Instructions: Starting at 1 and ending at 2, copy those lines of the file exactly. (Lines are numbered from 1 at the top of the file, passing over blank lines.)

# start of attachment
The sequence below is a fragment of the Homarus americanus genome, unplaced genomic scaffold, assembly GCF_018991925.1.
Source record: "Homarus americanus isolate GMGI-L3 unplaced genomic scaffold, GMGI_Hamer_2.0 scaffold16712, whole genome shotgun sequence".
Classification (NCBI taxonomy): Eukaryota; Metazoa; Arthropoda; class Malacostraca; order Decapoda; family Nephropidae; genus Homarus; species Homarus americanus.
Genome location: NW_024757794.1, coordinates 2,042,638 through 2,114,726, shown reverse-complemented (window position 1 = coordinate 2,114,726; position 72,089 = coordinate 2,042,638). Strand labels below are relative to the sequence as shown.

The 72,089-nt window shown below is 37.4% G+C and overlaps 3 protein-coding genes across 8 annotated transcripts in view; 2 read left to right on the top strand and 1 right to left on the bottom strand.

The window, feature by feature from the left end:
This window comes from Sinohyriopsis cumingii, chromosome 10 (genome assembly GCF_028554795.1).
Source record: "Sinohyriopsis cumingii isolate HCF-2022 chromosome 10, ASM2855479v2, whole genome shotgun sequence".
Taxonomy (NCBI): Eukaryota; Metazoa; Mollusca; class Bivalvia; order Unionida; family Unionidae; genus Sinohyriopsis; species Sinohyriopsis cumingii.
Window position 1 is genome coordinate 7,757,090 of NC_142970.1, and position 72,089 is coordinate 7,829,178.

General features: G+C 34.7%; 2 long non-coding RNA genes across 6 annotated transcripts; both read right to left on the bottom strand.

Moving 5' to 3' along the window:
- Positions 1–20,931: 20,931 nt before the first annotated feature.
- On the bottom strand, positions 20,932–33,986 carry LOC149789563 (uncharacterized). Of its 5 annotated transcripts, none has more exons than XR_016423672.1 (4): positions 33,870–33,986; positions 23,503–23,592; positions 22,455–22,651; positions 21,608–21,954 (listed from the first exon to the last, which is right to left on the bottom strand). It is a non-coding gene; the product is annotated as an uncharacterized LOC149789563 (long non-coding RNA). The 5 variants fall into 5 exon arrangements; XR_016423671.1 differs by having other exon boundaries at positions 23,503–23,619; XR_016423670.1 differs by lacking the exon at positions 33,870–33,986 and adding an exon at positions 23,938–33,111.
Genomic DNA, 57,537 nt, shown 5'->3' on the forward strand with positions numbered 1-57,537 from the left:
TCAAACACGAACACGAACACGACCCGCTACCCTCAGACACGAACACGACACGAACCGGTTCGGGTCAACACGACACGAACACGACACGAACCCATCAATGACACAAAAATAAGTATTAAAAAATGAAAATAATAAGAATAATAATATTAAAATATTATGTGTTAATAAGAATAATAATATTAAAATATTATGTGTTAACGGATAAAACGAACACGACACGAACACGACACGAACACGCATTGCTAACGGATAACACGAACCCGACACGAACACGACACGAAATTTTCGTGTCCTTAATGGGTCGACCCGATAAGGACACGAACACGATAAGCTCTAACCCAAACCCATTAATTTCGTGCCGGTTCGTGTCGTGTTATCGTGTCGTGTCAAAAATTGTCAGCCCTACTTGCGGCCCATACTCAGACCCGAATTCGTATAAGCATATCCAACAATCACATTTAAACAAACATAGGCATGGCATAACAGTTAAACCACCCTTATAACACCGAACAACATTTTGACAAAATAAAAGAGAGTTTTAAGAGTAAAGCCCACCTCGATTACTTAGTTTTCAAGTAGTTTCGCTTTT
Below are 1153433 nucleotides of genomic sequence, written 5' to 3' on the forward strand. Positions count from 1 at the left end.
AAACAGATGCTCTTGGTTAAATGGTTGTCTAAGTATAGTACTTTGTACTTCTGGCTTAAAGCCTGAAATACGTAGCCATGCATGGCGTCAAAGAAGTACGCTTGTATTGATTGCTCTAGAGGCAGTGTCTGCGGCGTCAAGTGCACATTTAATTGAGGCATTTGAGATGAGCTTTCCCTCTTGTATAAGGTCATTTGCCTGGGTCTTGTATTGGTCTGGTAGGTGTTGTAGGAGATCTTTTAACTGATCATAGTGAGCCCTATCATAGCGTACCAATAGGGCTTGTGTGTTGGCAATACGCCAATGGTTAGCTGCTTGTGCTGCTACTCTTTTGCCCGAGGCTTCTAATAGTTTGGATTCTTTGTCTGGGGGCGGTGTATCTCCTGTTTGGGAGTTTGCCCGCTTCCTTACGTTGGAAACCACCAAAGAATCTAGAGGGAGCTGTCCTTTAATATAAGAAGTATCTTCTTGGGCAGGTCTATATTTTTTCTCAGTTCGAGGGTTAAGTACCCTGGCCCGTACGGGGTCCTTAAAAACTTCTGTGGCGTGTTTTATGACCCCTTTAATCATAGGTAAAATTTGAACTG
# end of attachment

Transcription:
The sequence below is a fragment of the Homarus americanus genome, unplaced genomic scaffold, assembly GCF_018991925.1.
Source record: "Homarus americanus isolate GMGI-L3 unplaced genomic scaffold, GMGI_Hamer_2.0 scaffold16712, whole genome shotgun sequence".